Good habits make us more productive and effective.
When investing, it’s also advisable to inculcate healthy habits to ensure we enjoy a great long-term return.
Here are another four good habits taken from the best-selling book “The Winning Investment Habits of Warren Buffett and George Soros” by Mark Tier.
You can refer to the first four parts of this series here, here, here and here.
The successful investor is adept at keeping his ideas to himself and seldom tells anyone what he or she plans to buy.
There are practical reasons for doing so.
If you intend to invest a substantial sum in a company whose shares are thinly traded, letting others in on the idea may invite competition that will push the price of the shares up.
It’s also important to remain emotionally unaffected by what others think.
Some investment ideas and decisions may not involve well-known or popular companies.
Inexperienced investors may persuade you to reconsider your decision as these names are relatively unheard of.
By having confidence in your picks, you can safely ignore what others think and proceed to buy with conviction.
Successful investors learn to delegate trivial tasks to others so that they can focus on what they do best — investing and allocation of capital to the best ideas.
Remember that delegation means we are giving up control.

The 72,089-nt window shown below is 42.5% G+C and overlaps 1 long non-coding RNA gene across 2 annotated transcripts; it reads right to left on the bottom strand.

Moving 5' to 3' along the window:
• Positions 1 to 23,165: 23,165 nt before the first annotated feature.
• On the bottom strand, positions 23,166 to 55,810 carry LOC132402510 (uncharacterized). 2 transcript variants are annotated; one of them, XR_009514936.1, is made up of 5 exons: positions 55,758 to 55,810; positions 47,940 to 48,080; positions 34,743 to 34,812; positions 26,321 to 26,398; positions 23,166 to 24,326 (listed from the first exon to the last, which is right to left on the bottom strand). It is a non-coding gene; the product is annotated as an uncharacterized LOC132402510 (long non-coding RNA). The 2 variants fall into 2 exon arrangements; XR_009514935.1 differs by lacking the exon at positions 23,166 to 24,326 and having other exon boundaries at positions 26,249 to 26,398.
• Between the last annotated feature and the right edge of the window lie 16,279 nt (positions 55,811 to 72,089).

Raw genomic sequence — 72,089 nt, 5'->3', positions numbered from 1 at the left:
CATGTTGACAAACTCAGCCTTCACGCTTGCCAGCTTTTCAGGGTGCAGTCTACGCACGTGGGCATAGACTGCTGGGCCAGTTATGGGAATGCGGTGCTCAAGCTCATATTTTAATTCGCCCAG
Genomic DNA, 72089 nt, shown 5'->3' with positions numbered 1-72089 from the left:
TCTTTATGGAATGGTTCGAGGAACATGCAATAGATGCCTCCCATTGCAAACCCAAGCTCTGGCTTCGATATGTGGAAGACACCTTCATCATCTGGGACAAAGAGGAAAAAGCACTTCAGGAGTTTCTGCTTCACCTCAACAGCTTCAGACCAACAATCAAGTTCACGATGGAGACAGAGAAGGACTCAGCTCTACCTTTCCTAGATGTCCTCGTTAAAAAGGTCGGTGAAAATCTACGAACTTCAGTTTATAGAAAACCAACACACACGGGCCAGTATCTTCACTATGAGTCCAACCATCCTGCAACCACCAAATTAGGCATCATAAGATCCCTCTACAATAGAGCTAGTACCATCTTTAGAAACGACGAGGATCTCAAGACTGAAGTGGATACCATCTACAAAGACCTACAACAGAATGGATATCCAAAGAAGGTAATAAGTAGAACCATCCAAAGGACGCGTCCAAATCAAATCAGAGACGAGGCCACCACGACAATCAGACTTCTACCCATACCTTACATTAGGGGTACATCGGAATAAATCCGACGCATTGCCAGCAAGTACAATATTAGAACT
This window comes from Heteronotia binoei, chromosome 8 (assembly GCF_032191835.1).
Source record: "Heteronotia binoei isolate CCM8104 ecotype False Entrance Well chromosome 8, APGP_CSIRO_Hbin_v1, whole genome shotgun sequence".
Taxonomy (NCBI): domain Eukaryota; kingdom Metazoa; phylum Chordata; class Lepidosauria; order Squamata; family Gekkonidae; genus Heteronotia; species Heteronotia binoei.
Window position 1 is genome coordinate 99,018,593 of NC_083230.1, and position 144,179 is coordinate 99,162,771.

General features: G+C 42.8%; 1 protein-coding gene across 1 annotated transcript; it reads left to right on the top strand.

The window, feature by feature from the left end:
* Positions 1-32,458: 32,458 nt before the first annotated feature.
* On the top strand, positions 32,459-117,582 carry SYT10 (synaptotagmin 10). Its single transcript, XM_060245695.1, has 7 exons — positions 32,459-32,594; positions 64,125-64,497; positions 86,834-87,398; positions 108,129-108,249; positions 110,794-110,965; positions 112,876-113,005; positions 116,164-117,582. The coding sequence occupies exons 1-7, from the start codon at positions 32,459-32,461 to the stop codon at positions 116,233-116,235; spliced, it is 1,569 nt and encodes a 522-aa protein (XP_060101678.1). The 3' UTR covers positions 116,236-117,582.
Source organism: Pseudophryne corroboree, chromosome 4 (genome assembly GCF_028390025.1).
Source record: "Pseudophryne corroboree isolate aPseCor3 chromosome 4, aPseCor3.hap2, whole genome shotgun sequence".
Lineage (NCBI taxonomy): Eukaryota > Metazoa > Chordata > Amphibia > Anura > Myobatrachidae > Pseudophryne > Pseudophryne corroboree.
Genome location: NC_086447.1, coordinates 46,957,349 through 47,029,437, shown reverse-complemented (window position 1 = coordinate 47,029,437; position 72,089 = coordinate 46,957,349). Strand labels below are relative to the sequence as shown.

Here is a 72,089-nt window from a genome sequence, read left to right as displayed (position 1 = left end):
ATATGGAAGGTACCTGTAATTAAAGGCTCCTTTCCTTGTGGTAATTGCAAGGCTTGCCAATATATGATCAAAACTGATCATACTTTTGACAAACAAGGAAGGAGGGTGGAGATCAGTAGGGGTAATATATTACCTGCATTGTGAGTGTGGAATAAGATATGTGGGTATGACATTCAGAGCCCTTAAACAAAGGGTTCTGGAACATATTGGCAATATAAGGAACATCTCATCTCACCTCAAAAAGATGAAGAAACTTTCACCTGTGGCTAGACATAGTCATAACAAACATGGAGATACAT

For instance, when we park money in a bank account, we implicitly trust that the bank can take care of our money.
However, the investor should always take responsibility for the consequences of this delegation.
If the bank fails, or if a wrong person has been trusted with the delegation, then the investor should admit this mistake and shift the delegation to someone more capable and trustworthy.
Successful investors live far below their means.
This lifestyle enables them to always have the capital to deploy into great investment ideas.
One of the most successful investors of our time, Warren Buffett, still lives in the same house he bought decades ago!
Being frugal and living simply allows you to accumulate valuable capital, which you can then deploy into great companies to kick-start the process of compounding.
The successful investor does not invest solely for money, but also stimulation and self-fulfilment.
If your sole purpose in investing is to make money, this goal may lead to reckless decisions as money ends up dominating your thoughts.
I have always encouraged the enjoyment and appreciation of the investment process.
Rather than seeing investing as a way to make money, you should also treat it as an intellectual exercise.
Not only can we learn more about the world around us (through reading and reflection), but we can also appreciate how businesses build up their brands, products and services.
Disclaimer: Royston Yang does not own any of the companies mentioned.
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